Meeting with state film industry leaders in Orlando Tuesday, Democratic gubernatorial candidate Philip Levine renewed his call for a determined push to bring the movie business back to Florida, using it as an example of 21st century enterprises he said Florida is rebuffing.
“What’s amazing to me: this is low-hanging fruit. This is an easy thing to do. To me it’s like passing the ERA Amendment and making history,” Levine said.
But the feedback he was getting from such individuals as Sheena Fowler of the Orlando Film & Television Commission and Michael Jordan of MJJ Entertainment and Filmotechnic USA, was that under Gov. Rick Scott and the Florida Legislature over the past eight years the film industry has fled Florida, while other states such as Georgia have become big locations.
“We can’t even get into the conversation,” Fowler said.
“God willing I become governor, we are going to be the conservation,” Levine replied. “I think all of us together, and my relationships and knowledge and the contacts that I have, we will make it so known that Florida is back in the film industry.”
The film industry may be a bit of a niche issue, not addressed much by other candidates for governor, including Democrats Gwen Graham, Chris King, Andrew Gillum, and Jeff Greene, and Republicans Ron DeSantis and Adam Putnam. But it’s frequently discussed by Levine, who says he has friends and business associates in the TV and movie production businesses.
On Tuesday he offered it as more than its own industry, and more than just free product placement for Florida tourism. He held it out as a symptom of a state leadership that he said has shown little knowledge or interest in 21st century business.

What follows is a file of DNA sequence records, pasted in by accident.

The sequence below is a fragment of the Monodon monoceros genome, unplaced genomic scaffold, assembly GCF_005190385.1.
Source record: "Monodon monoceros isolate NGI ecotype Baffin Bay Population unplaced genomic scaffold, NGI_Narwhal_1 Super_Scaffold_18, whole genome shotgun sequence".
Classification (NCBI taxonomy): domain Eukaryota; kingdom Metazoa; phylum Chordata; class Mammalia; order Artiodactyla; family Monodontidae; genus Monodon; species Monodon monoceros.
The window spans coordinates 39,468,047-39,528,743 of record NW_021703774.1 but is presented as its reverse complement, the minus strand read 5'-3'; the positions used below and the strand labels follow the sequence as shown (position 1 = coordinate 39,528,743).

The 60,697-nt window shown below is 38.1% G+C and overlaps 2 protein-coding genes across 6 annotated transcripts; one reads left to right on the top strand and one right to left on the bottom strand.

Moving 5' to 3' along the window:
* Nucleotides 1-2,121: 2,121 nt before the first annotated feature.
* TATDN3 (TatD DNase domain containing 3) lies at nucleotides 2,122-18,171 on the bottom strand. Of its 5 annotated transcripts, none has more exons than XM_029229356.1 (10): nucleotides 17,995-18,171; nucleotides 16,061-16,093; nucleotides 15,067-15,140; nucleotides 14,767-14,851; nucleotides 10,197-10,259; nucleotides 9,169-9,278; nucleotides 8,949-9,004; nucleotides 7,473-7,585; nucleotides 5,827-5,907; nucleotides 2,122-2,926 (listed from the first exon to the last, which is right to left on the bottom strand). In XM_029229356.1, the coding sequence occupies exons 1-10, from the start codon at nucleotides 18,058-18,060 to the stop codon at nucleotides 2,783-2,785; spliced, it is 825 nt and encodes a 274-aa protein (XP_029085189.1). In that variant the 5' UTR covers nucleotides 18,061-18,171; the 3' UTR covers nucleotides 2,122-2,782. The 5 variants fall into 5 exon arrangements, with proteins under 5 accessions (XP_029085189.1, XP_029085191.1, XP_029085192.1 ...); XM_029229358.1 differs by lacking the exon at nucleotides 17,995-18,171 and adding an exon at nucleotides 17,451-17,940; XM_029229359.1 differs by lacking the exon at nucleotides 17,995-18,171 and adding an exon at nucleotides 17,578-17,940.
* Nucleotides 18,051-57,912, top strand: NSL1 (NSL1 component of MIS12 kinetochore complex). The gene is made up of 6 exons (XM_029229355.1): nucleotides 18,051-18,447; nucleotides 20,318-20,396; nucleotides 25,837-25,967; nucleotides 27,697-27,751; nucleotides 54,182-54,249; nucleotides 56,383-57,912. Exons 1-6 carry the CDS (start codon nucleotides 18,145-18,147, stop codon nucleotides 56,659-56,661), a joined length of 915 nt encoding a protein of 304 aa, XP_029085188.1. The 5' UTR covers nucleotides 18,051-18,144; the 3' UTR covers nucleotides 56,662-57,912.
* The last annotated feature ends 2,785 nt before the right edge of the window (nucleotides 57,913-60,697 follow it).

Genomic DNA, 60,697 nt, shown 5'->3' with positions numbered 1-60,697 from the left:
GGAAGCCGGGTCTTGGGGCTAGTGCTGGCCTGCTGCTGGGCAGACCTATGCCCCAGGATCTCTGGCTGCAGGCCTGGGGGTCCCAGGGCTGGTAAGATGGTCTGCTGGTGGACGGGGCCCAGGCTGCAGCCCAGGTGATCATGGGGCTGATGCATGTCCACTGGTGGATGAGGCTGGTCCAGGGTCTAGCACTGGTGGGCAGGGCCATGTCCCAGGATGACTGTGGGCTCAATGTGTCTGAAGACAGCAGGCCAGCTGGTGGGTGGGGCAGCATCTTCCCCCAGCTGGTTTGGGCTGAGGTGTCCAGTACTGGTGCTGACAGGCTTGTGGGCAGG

He belittled Republicans for disparaging the economic policies of states like California and Massachusetts, offering that states like that are flush with the kinds of 21st-century, high-paying, technology-oriented startups and businesses, while Florida, Levine charged, seems to be pursuing all the WalMart, McDonalds and other low-skill, low-wage employers.
“It’s incredible to me…. How do you attract a 21st century economy when you have a 20th century government? We’re living with a mentality, unfortunately, where they just don’t get it,” Levine charged. “We look at these other states… they must be doing something.”
Some of the film officials meeting with him countered that some Republican-led states such as Georgia and Texas also are offering the kinds of incentives necessary to attract robust film business. But they told him that their experience has convinced them that Florida appears to be lost in a philosophical position of not offering incentives, and what they called a flawed return-on-investment equation for the film industry.
South Florida long had a big film and TV production presence. Orlando has its own unique combination, with universities such as Full Sail University and the University of Central Florida offering some of the top film schools in the country, the theme parks attracting huge numbers of actors and other entertainers, and the region’s video game and modeling and simulation industries attracting plenty of talent for computer animation and computer generated images.
But several of those attending Levine’s roundtable either in person or by phone, including Full Sale Digital Cinematography Program Director Bob Truett, said the talent leaves for other states because the film jobs don’t exist in Florida.
“We’re popping out all this talent, but the only thing we’re missing is the business,” agreed John Lux, executive director of Film Florida.